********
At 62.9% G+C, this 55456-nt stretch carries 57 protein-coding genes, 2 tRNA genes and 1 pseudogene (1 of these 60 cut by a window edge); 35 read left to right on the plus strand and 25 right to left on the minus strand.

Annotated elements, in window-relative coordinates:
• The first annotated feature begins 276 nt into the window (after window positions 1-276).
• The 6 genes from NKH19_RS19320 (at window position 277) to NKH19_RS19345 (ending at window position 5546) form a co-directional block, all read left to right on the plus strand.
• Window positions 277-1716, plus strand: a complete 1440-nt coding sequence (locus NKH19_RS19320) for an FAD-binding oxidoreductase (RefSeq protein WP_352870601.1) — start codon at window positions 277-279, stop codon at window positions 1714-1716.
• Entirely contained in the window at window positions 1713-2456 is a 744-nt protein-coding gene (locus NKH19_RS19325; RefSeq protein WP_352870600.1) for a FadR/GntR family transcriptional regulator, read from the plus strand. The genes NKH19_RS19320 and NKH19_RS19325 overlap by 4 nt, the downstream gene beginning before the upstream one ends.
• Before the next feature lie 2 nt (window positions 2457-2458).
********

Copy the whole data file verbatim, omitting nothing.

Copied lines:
At 62.9% G+C, this 55456-nt stretch carries 57 protein-coding genes, 2 tRNA genes and 1 pseudogene (1 of these 60 cut by a window edge); 35 read left to right on the plus strand and 25 right to left on the minus strand.

Annotated elements, in window-relative coordinates:
• The first annotated feature begins 276 nt into the window (after window positions 1-276).
• The 6 genes from NKH19_RS19320 (at window position 277) to NKH19_RS19345 (ending at window position 5546) form a co-directional block, all read left to right on the plus strand.
• Window positions 277-1716, plus strand: a complete 1440-nt coding sequence (locus NKH19_RS19320) for an FAD-binding oxidoreductase (RefSeq protein WP_352870601.1) — start codon at window positions 277-279, stop codon at window positions 1714-1716.
• Entirely contained in the window at window positions 1713-2456 is a 744-nt protein-coding gene (locus NKH19_RS19325; RefSeq protein WP_352870600.1) for a FadR/GntR family transcriptional regulator, read from the plus strand. The genes NKH19_RS19320 and NKH19_RS19325 overlap by 4 nt, the downstream gene beginning before the upstream one ends.
• Before the next feature lie 2 nt (window positions 2457-2458).